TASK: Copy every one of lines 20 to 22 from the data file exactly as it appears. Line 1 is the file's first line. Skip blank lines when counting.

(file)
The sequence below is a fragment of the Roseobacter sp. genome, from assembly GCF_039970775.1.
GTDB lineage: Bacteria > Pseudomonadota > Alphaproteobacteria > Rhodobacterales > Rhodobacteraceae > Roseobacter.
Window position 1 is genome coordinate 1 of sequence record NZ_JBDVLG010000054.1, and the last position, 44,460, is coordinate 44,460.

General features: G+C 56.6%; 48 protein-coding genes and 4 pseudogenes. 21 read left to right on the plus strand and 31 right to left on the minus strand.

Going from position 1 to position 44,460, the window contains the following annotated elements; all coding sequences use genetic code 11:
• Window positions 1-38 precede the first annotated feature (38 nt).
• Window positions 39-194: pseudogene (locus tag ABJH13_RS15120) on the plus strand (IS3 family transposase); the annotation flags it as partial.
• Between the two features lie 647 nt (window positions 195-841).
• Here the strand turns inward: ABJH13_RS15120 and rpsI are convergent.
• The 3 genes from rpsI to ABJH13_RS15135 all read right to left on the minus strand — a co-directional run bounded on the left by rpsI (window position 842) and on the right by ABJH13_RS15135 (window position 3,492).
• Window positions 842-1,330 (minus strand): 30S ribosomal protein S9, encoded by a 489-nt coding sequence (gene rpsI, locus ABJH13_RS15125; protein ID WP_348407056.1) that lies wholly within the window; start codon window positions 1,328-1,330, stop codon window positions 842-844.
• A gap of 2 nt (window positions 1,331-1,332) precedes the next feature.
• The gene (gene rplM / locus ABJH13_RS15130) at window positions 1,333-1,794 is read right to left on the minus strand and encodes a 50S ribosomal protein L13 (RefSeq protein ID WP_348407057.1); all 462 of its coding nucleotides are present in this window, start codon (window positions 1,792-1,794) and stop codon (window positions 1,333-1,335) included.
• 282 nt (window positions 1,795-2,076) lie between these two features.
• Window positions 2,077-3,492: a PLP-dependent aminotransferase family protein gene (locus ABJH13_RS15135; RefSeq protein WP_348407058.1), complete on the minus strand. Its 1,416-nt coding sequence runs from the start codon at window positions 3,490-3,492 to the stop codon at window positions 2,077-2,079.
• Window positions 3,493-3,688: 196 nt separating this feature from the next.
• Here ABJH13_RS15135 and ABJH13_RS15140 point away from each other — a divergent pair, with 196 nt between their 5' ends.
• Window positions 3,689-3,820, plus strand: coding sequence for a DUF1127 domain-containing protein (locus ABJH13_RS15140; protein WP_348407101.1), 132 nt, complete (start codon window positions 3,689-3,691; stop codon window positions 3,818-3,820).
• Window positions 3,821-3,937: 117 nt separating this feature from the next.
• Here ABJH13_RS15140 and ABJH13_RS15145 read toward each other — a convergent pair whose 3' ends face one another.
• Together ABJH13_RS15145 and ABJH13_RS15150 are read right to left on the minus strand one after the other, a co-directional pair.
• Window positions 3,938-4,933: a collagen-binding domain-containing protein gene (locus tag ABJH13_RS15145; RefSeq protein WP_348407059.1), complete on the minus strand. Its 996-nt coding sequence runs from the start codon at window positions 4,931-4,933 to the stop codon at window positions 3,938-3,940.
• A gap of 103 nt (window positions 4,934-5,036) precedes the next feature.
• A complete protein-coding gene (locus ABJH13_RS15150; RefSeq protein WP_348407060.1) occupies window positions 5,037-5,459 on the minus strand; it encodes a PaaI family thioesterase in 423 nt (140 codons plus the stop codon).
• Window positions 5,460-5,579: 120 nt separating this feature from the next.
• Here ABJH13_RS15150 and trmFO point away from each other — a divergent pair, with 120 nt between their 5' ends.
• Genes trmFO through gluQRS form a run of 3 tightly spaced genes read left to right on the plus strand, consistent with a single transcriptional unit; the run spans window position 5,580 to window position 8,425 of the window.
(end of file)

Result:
• Here ABJH13_RS15140 and ABJH13_RS15145 read toward each other — a convergent pair whose 3' ends face one another.
• Together ABJH13_RS15145 and ABJH13_RS15150 are read right to left on the minus strand one after the other, a co-directional pair.
• Window positions 3,938-4,933: a collagen-binding domain-containing protein gene (locus tag ABJH13_RS15145; RefSeq protein WP_348407059.1), complete on the minus strand. Its 996-nt coding sequence runs from the start codon at window positions 4,931-4,933 to the stop codon at window positions 3,938-3,940.